September 18th vs. Blue Jays - Perhaps Gagne has a fear of birds? Gagne comes into another 8th inning, this time with the Red Sox division lead down to 3.5 games. Try to picture Gagne, with his scruffy face and over sized three-quarter length sleeves coming into a one run game. Gagne quickly retires the first two batters of the inning. Then he gives up a walk, a single, and another walk to load the bases. Gagne then precedes to walk in the tying run, and then give up a double. The double would have scored three runs, if not for a relay throw by Dustin Pedroia that cuts down Greg Zaun at the plate. At the end of the night, the Red Sox division lead is down to 2.5 games.

August 17th vs. the Angels - The eighth inning wasn't kind to Gagne, so why not try the ninth? This time Gagne comes into a close out a one run game. Gagne records a quick first out, then gives up a walk, followed by a single, followed by yet another game tying single. With two men on, Gagne then gives up a double to Vladimir Guerro which allows two more runs, before Gagne gets a double play. At the end of the night, the Red Sox lost yet another game in the Al East and Josh Beckett lost an extra win that could have netted him the AL Cy Young.

October 28th vs. the Rockies - This one is my absolute favorite Gagne moment - most likely because it doesn't involve him pitching. The Red Sox are in the eighth inning of Game 4 of the World Series. And who would you guess is throwing in the bullpen, right beside Jonathan Papelbon? That's right, Eric Gagne. Of course, when Hideki Okajima gives up a two run home run to Garrett Atkins, it's Papelbon, not Gagne who comes in to close it out. But could you imagine if it was Gagne celebrating on the mound when the Red Sox won it all? Now that would be ironic!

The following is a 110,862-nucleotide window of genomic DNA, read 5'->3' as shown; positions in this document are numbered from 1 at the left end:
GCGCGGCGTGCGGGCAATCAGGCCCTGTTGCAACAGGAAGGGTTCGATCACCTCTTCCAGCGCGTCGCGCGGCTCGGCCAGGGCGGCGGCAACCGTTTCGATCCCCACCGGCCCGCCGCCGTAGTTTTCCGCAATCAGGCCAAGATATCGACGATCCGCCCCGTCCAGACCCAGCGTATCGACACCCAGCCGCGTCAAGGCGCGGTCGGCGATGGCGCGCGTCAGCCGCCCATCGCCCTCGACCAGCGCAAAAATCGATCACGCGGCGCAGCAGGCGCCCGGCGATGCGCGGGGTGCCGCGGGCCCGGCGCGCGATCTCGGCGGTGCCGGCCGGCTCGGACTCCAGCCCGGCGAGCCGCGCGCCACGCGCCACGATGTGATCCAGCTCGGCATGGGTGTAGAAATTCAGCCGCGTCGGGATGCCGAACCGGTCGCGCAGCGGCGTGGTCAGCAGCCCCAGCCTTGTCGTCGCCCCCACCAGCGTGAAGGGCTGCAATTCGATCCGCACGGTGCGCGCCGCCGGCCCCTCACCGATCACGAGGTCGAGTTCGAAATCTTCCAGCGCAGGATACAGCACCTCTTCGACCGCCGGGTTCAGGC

Red Sox, Twins Still Talking Santana

Per Twins Insider, "the Twins have had a lot of good dialogue lately with the Red Sox. The blog cites "a well-placed source" for that information. There has been an awful lot of misinformation surrounding Santana talks. No one can be sure whether this is the truth, or if this is meant to encourage the Yankees and Mets to up their offers.

A few things are known, however. First of all, the Red Sox are likely to be talking to the Twins. They've set no deadlines on talks surrounding Santana. Second of all, the Twins aren't likely to hold onto Santana going into next season. They may hold on to him for another month or two in hopes of getting a better offer.

However, Santana has claimed that he won't accept a trade mid-season. And the Twins WILL NOT hold on to Santana, only to be compensated with two draft picks. Why settle for two non-developed players when they could instead get three or four prospects, many of them major league ready?

Saturday, December 8, 2007

The Bench

The bench remains the largest need for the Red Sox going into the 2008 season. The Red Sox have every regular position filled, and barring a late innings righty reliever, they have their bullpen set as well. On the 25-man roster, that leaves three positions to be filled. They are a backup catcher, a backup infielder for the corners, and a backup outfielder.

Epstein has been quoted saying he's looking at "a half-dozen" players to fill those roles. And today, the Providence Journal helped to shed a little light on who those players might be. The Journal listed Ryan Klesko, Corey Koskie, Jeff Cirillo, Olmedo Saenz, and Russel Branyan as options. Here are some brief scouting reports on those players, many of which you're likely not that familiar with.